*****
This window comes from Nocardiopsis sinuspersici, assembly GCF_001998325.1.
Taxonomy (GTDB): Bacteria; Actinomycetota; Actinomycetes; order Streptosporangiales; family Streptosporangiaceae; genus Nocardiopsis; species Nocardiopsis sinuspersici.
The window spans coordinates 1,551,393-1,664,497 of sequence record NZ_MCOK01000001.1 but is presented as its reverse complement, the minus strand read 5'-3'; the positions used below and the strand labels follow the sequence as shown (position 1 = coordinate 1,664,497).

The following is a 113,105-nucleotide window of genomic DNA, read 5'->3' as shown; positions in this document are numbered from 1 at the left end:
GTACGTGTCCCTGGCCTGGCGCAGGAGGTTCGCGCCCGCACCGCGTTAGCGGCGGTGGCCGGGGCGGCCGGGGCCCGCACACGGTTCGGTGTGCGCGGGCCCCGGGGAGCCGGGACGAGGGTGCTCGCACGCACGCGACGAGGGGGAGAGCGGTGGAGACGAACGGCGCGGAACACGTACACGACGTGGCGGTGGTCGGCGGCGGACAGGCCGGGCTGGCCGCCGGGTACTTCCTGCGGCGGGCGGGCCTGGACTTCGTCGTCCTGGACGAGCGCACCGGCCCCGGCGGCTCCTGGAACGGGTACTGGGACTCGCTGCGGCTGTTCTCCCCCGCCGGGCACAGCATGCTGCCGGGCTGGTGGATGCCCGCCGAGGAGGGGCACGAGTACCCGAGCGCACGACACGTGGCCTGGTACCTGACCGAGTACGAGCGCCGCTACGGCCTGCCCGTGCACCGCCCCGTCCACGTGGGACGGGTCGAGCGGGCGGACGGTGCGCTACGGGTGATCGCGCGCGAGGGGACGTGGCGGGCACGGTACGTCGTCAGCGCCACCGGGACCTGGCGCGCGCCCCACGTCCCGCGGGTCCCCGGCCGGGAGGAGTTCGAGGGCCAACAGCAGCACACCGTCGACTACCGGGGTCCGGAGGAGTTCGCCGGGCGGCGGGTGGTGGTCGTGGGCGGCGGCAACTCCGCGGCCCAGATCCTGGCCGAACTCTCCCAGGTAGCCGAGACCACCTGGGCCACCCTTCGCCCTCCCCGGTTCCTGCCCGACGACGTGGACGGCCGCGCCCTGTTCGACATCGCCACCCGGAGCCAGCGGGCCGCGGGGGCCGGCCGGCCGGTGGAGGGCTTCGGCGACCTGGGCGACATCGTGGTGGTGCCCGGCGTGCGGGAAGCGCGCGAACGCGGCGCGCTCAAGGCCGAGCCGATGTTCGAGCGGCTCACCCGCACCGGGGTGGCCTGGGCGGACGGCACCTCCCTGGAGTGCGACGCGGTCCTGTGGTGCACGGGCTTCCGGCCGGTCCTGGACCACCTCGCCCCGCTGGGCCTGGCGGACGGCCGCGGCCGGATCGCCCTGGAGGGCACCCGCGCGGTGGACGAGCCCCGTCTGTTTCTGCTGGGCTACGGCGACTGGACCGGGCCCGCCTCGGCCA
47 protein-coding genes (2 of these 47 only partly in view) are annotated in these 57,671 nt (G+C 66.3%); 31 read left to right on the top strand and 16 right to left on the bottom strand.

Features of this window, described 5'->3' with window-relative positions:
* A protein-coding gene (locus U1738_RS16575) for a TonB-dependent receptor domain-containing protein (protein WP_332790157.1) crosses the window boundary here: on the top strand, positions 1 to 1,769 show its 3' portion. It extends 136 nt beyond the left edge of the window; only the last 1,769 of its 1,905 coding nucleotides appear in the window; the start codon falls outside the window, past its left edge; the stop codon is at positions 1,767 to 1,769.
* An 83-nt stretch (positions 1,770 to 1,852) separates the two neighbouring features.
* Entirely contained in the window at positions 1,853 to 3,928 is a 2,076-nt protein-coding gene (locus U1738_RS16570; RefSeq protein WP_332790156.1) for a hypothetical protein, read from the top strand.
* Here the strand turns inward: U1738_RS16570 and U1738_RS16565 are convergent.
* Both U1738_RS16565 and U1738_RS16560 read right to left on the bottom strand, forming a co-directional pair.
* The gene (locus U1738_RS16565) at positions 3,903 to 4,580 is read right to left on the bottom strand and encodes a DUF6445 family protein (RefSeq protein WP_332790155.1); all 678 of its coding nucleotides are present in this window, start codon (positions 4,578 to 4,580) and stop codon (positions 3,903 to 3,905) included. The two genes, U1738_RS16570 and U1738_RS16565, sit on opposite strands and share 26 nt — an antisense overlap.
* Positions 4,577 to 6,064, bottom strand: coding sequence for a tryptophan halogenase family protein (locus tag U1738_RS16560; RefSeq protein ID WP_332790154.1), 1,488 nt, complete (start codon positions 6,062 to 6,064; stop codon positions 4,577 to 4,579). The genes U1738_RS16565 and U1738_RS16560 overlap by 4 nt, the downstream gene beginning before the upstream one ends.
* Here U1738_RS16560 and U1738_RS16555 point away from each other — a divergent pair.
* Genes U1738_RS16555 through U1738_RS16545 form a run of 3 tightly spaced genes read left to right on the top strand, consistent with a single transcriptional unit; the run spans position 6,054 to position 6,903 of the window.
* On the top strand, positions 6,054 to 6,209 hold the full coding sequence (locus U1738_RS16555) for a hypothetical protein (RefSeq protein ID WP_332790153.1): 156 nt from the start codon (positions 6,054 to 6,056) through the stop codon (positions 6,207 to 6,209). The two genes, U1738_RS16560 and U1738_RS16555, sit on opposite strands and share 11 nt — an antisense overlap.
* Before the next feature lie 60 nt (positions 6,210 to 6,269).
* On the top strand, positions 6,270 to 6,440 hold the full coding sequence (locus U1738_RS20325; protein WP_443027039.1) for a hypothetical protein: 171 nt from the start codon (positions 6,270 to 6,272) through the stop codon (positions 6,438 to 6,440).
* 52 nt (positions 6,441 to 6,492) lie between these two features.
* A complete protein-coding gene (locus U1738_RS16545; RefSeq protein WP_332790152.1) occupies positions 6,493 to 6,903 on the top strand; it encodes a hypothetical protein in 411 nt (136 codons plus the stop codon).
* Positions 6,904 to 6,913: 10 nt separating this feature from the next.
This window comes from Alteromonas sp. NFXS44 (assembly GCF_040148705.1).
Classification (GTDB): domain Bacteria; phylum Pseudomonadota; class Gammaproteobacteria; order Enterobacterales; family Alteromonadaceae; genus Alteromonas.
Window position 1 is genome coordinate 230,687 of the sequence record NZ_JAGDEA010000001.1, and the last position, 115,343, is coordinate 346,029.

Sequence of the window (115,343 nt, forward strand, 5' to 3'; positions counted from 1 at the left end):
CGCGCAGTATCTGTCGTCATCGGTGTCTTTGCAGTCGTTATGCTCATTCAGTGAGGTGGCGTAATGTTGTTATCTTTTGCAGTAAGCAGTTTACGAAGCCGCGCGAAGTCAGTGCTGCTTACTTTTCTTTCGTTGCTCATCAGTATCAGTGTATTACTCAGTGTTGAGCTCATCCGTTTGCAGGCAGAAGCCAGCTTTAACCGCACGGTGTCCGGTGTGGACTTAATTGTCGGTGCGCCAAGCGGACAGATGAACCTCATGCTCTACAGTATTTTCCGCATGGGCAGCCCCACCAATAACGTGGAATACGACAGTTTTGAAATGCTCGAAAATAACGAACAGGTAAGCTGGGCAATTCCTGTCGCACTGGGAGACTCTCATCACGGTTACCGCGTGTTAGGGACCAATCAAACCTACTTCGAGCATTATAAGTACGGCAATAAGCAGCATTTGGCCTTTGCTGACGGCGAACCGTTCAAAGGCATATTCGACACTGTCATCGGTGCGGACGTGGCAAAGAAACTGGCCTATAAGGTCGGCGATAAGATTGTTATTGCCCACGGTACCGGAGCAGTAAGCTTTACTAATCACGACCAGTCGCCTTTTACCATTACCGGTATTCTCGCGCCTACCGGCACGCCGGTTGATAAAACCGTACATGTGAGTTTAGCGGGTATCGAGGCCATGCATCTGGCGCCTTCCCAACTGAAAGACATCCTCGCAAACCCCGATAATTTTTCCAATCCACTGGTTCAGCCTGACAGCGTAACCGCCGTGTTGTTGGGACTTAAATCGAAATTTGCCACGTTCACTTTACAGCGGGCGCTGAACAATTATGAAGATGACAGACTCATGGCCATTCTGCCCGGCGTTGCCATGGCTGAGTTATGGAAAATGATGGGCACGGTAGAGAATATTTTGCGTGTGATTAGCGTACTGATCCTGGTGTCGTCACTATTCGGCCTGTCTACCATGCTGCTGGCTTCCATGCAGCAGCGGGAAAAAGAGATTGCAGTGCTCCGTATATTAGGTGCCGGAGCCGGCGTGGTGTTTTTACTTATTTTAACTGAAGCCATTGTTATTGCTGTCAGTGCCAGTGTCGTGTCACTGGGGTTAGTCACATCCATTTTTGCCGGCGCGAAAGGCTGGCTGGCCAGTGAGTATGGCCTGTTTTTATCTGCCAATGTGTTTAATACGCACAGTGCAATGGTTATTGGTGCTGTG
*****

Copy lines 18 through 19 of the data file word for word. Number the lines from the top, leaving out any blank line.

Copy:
* Before the next feature lie 60 nt (positions 6,210 to 6,269).
* On the top strand, positions 6,270 to 6,440 hold the full coding sequence (locus U1738_RS20325; protein WP_443027039.1) for a hypothetical protein: 171 nt from the start codon (positions 6,270 to 6,272) through the stop codon (positions 6,438 to 6,440).